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This section of the V4T Project portal provides administrative information for the project contractual partners and for the European Commission and it is password protected.

Games

This Section provides access to an Online database of:
• The best educational Videogames and mobile apps available on the market
• The most suitable Videogames and Apps that, even if not specifically designed for educational purpose, can be used as teaching or learning tools with students

Videogames and apps are categorized, analyzed and assessed in order to provide the teachers with all the necessary information and hints to make full use of the Videogames and Apps in teaching contexts.

Partners' Institution
Hellenic Open University
Author
Vicky Maratou

APPS/VIDEOGAMES

Image source: https://www.inklestudios.com/press/80days/
Product type
Leisure videogame with educational potential
Name of the videogame/app
80 Days
Name of the producer
inkle Studios
Year
2014
How to find it
To be Purchased
Main technical requirements
Windows, Ios, Android
Other MaxOSX
Native Virtual Reality Support
No
Single/Multiplayer
Single
Type
Adventure, Strategy
Target Audience
12-17 years, 18+ years
Augmented Reality
No
PEGI Clasification
N/A

Use in Educational contexts

Degree of required tutoring
Autonomous use by students
Subjects involved
Geography, Languages, Literature
Educational Potential
The 80 Days is an interactive choose-your-adventure game placed in around 1872. Its narrative is based on the Jules Verne’s book, “Around the World in Eighty Days”. The player holds the role of Passepartout, the valet to Phileas Fogg, and the main goal of the game is to circumnavigate the globe, with Phileas Fogg, in less than 80 days. Players also have to manage time and resources (money and items) properly to keep progressing around the world at a steady pace.

During the game, players create their own route around the world, starting from London and visiting any of a 170 cities en route. Possible means of transportation can be airship, submarine, mechanical camel, steam-train and more. In each location, there are individual, personal stories to engage with, that draw on historical events and cultural details and players have to "converse" with in-game people (to learn more about different locations), read all textual information and then make their choices which might cause negative consequences or delays on the trip. The game also offers the option to show journeys of other players as they happen.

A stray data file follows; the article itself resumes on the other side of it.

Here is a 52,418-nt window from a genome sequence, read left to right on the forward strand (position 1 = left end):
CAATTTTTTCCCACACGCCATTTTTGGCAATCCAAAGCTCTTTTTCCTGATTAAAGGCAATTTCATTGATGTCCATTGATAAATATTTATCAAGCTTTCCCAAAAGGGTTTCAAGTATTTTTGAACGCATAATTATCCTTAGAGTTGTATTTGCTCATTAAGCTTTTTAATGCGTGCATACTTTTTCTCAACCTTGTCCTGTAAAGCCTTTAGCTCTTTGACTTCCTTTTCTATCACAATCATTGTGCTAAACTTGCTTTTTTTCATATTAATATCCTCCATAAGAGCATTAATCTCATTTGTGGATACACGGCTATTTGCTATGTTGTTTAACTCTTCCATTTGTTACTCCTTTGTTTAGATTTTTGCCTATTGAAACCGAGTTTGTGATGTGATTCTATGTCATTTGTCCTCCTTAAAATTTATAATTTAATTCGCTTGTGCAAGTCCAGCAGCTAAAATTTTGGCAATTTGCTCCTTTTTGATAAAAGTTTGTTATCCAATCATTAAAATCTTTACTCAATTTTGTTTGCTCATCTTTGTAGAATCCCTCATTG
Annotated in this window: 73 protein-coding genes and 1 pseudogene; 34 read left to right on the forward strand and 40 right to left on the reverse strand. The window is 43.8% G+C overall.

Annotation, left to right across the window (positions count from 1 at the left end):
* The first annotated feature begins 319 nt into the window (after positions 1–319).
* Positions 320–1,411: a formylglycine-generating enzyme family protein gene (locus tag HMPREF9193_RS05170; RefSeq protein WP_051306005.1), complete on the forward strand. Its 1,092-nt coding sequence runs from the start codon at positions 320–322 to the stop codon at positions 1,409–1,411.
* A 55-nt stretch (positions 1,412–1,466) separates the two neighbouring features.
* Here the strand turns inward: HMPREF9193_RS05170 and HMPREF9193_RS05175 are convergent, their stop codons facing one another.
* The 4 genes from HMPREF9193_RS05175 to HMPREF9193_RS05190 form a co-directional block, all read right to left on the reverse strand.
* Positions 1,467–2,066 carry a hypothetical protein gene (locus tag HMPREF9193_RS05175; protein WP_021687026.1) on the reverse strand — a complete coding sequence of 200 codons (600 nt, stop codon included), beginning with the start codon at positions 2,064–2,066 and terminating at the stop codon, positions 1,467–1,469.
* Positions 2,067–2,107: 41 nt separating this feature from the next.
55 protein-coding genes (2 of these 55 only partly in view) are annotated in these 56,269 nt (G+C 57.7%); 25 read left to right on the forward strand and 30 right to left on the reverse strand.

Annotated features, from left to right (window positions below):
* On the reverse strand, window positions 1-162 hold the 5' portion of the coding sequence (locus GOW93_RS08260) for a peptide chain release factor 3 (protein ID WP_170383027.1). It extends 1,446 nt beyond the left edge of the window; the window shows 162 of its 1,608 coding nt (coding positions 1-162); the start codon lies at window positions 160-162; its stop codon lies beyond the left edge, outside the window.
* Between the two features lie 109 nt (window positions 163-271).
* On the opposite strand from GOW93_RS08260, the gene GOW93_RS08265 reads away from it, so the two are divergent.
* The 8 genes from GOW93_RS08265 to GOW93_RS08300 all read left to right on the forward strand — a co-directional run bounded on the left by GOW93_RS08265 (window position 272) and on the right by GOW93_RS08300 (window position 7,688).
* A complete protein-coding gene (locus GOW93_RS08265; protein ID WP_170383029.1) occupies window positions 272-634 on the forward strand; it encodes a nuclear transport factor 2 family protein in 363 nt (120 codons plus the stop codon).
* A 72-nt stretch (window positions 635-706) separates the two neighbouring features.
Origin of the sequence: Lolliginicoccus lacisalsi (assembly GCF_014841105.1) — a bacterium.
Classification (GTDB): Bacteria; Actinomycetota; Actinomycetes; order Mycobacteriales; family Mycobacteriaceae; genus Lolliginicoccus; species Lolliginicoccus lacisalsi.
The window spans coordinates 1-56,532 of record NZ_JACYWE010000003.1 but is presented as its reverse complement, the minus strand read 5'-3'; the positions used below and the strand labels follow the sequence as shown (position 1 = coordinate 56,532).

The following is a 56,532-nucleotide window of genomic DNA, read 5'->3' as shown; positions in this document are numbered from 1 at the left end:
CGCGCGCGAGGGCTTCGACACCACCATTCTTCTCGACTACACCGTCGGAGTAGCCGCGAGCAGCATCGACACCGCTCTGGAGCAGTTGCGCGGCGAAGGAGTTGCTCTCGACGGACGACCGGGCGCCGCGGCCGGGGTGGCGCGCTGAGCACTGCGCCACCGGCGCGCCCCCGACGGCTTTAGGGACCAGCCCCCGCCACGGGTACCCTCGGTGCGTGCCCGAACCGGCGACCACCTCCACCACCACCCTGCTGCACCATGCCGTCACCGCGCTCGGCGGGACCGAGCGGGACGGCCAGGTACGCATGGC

Overall, this game blends strategy, resource management and adventure and since it is fully non-linear and player choice-driven, no two playthroughs are the same.

The game is quite straightforward to play and gives lots of hints at various moments. However, players have to be fluent speakers of English, due to the game’s language level, thus the game could help non-native English speaking students to improve their linguistic skills. Playing a text-based game as 80 Days can be considered a form of reading. It can also encourage the player to explore and read more about a certain country/city/monument or cultural event or even read the Jules Verne’s novel itself.
Learning Object / Suggested activities with students
This game could be used as a fun bonus activity in a Geography class because it offers the opportunity to visit many cities all over the world, navigate and look them up on the game map and get to know some related cultural and historical information. Teachers could assign students with mini-projects asking them to find and present more info on specific societal, cultural or historical assets/events mentioned in the game.

It could also be used a fun bonus activity in English language class aiming to enhance language comprehension. Teachers could ask students to write down unknown words or phrases and look them up in a dictionary. In such a case, teachers could play the role of facilitator during the game.

The game could also be used as a fun bonus activity in a Literature class, soon after students have read the novel “Around the World in Eighty Days”. The game story itself, as it unfolds, is an interactive book that can be read and then students could be assigned to write an essay about (one of) their journey(s), describing their feelings during the journey, explaining their strategy, choices, what they think they did wrong, providing hints for better performance, etc. To this aim students should be advised in advance to keep notes during their journey.

Skills and competences

Skills and competences acquired
The game enhances critical thinking, strategic thinking, resource management skills and enriches knowledge of English, reading and writing skills.
Soft skills
Critical thinking, Time management

1 Comments


Partners' Institution
Xano Channel
Author of the comments
Ignacio Pachés Giner
This is a very interesting game with revolutionary mechanics and gameplay, that fits perfectly with the theme and plot of the book. The idea of playing it and write a text describing the individual travel they have chosen is great. The game helps nicely to build each travel and journey. The players will like to tell others which their particular travel has been.

As for the teaching potential, geography is, obviously the strong point. This game is not the only one out there with teaching capability, but in This one, the player has to go over details of distances, cities, locations, countries, borders, continents. etc. deeper than other games



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